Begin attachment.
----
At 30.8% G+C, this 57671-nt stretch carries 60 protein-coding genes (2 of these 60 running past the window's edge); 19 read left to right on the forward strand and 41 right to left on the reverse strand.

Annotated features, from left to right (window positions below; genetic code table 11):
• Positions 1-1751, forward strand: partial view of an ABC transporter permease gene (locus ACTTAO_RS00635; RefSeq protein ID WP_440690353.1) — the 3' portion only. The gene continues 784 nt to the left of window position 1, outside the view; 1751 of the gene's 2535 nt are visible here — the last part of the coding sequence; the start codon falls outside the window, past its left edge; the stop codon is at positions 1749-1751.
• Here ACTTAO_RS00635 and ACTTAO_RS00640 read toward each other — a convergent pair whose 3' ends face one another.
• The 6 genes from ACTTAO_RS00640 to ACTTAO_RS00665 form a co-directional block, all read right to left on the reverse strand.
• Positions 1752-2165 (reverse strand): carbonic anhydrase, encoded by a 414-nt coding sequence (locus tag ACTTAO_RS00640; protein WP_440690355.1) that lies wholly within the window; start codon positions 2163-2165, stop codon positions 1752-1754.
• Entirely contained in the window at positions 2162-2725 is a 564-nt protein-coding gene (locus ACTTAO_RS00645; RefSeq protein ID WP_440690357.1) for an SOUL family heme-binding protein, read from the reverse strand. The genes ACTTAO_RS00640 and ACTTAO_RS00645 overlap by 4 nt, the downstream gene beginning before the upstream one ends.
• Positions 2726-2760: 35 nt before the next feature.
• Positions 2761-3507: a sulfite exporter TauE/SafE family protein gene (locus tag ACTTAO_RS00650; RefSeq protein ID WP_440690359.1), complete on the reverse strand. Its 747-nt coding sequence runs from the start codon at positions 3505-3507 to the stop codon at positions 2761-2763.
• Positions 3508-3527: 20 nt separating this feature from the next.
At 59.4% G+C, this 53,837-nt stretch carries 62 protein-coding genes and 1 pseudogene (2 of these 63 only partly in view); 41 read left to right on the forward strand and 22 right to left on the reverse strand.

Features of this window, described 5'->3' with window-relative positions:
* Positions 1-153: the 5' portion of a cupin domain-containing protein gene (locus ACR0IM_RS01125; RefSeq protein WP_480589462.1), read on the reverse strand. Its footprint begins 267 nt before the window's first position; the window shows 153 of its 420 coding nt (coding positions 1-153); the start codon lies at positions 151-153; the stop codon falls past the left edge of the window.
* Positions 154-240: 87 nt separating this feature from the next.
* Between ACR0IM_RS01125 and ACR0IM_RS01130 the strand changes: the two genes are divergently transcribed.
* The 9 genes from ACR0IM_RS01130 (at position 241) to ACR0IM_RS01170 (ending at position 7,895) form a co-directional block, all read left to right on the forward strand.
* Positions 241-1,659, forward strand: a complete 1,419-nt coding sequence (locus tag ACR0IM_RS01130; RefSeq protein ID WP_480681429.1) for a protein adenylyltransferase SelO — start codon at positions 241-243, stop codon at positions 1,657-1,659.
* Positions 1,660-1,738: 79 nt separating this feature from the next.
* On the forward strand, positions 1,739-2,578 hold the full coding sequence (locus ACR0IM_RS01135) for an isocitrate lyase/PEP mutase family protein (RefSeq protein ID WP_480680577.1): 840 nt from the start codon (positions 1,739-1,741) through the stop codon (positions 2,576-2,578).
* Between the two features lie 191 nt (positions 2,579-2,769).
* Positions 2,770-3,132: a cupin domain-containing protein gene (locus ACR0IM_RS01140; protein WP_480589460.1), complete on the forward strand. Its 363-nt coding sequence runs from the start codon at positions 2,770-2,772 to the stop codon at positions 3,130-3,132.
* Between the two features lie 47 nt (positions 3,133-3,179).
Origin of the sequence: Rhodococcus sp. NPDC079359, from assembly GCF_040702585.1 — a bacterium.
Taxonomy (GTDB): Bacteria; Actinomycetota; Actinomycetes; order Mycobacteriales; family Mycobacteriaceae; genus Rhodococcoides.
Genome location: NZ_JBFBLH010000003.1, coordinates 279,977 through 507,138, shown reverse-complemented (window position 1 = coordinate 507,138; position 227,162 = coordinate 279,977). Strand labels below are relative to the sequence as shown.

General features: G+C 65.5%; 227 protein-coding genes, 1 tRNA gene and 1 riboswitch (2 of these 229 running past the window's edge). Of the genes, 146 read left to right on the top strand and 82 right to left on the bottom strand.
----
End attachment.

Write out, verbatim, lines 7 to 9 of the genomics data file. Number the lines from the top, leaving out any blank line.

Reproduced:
• Entirely contained in the window at positions 2162-2725 is a 564-nt protein-coding gene (locus ACTTAO_RS00645; RefSeq protein ID WP_440690357.1) for an SOUL family heme-binding protein, read from the reverse strand. The genes ACTTAO_RS00640 and ACTTAO_RS00645 overlap by 4 nt, the downstream gene beginning before the upstream one ends.
• Positions 2726-2760: 35 nt before the next feature.
• Positions 2761-3507: a sulfite exporter TauE/SafE family protein gene (locus tag ACTTAO_RS00650; RefSeq protein ID WP_440690359.1), complete on the reverse strand. Its 747-nt coding sequence runs from the start codon at positions 3505-3507 to the stop codon at positions 2761-2763.